NEW YORK (Reuters) – Travelers returning to the United States and being screened for the coronavirus were met by long lines and massive delays at some major airports, prompting federal officials to deploy more staff and President Donald Trump to appeal for patience.
“Pardon the interruptions and delays,” Trump said in a Twitter post on Sunday afternoon. “We are moving as quickly as possible, but it is very important that we be vigilant and careful.”
Authorities are conducting “very precise” medical screenings, Trump tweeted, adding safety comes first.
His comments echoed those of officials from the Department of Homeland Security and Customs and Border Protection. They acknowledged delays caused by the new airport testing policy, but said it was necessary to protect Americans from the virus, which has rapidly spread around the globe.
The Trump administration last week imposed restrictions on travelers from continental Europe, and on Saturday extended the ban to Britain and Ireland. U.S. citizens and permanent residents would still be able to return home, but would be funneled through specific airports.
Acting Commissioner of U.S. Customs and Border Protection Mark Morgan said the agency was working to adjust its response, but acknowledged the problems faced by travelers waiting to enter the country.
“CBP recognizes that the wait times experienced yesterday were unacceptable,” Morgan said in a statement.
Chad Wolf, acting secretary of the Department of Homeland Security, said he understood that the situation was very stressful.
“We will be increasing capacity, but the health and safety of the American public is first & foremost,” Wolf wrote on Twitter.
The medical screenings come in addition to the usual immigration and customs checks for travelers entering from abroad. They take about one minute each, he said.
Not all major U.S. airports were affected, and travelers arriving at Chicago’s O’Hare International Airport on Sunday afternoon said they did not wait in long lines.
Among those caught up in the chaos at the same airport the night before was Twitter user Sophie Bair, who posted a video of giant crowds and said she had waited for four hours.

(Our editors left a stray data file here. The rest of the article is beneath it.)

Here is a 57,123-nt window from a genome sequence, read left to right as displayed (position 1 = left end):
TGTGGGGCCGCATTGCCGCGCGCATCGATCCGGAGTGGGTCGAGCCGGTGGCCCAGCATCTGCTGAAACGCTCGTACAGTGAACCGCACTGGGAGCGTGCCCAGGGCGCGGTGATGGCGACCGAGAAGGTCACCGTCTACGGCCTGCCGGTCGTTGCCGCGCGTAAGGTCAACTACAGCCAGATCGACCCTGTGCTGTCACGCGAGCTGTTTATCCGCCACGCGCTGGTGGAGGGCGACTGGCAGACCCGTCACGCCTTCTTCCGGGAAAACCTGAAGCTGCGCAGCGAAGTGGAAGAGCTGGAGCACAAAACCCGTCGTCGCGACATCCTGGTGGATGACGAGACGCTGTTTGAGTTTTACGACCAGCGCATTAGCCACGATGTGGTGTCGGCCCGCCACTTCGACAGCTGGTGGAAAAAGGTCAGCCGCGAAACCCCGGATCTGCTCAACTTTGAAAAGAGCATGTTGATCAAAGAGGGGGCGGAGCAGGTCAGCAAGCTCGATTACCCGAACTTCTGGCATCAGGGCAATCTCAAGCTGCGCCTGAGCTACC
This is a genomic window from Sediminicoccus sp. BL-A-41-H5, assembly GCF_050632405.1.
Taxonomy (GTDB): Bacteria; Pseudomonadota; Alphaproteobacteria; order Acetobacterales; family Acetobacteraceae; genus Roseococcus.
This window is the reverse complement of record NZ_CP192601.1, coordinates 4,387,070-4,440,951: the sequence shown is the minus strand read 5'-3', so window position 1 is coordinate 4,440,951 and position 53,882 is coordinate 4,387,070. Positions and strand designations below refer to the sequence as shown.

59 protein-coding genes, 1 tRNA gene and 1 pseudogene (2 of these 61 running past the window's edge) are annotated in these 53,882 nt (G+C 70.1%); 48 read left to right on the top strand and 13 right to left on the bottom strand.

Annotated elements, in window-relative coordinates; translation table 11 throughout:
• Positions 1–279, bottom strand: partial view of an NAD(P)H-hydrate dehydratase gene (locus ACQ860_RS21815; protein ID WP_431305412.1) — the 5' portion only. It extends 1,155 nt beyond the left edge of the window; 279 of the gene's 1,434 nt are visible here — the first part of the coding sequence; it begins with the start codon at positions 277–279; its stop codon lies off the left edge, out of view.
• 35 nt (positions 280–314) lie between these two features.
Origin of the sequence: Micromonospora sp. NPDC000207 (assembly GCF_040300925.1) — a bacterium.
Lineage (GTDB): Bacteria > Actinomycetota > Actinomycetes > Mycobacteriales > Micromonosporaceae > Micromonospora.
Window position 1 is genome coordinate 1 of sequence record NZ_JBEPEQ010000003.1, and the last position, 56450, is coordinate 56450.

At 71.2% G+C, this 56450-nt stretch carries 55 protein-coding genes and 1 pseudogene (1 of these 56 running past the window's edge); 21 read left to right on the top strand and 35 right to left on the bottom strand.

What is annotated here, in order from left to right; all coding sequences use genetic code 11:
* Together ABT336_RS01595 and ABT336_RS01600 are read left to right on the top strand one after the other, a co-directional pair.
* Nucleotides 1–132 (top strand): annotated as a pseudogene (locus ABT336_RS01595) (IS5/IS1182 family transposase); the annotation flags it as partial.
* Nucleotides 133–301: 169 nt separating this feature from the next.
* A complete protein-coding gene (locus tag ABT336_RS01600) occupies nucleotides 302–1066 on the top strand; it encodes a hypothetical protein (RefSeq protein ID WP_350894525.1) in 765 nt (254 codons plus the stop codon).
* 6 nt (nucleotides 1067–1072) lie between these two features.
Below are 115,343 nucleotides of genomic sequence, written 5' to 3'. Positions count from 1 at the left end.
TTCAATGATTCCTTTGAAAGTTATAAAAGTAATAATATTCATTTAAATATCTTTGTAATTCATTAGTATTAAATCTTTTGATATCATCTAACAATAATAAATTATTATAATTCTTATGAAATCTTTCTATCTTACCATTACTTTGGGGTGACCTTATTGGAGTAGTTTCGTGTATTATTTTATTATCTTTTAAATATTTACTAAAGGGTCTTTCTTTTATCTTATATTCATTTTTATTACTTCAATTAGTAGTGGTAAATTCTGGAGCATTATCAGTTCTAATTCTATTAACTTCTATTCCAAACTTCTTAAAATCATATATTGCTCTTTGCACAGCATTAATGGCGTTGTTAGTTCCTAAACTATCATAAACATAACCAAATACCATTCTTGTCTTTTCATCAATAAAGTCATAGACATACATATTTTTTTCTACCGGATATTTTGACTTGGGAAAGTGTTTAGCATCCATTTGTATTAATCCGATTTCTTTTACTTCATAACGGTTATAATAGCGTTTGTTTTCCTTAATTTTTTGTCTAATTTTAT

“Pics can’t even capture the scale of this,” she wrote. “We’ve had to wait in 3 different stages of lines.”
Some travelers expressed concern that the long waits in heaving crowds could put them at greater risk of contracting the coronavirus, which causes the sometimes-deadly respiratory illness COVID-19. In the United States, the disease has infected more than 3,200 people and killed at least 62.
“Current wait time over 3 hours. Coughing and sneezing…” wrote Twitter user Jeffrey Barnett. He posted a photo of people waiting shoulder to shoulder at DFW International Airport in Texas on Saturday night.
The concerns were shared by National Institute of Allergy and Infectious Diseases Director Anthony Fauci, who said the crowded conditions at the airports were “not helpful” to efforts to contain the virus.
“I’m not going to make policy with you, but if you can possibly lessen that crowding one way or the other, we should do it,” Fauci said on CNN’s “State of the Union” program.
Illinois Democratic Governor J.B. Pritzker, who had slammed the administration’s response in a series of Twitter posts on Saturday, said Wolf and U.S. Vice President Mike Pence told him in a Sunday morning phone call that CBP was increasing staff at the airport.
“I have no interest in playing politics as we grapple with this crisis, and I will be monitoring the situation at O’Hare throughout the day,” Pritzker wrote on Twitter.
Reporting by Peter Szekely and Maria Caspani in New York; Additional reporting by Doina Chiacu in Washington and Brendan O’Brien in Chicago; Editing by Lauren Tara LaCapra and Daniel Wallis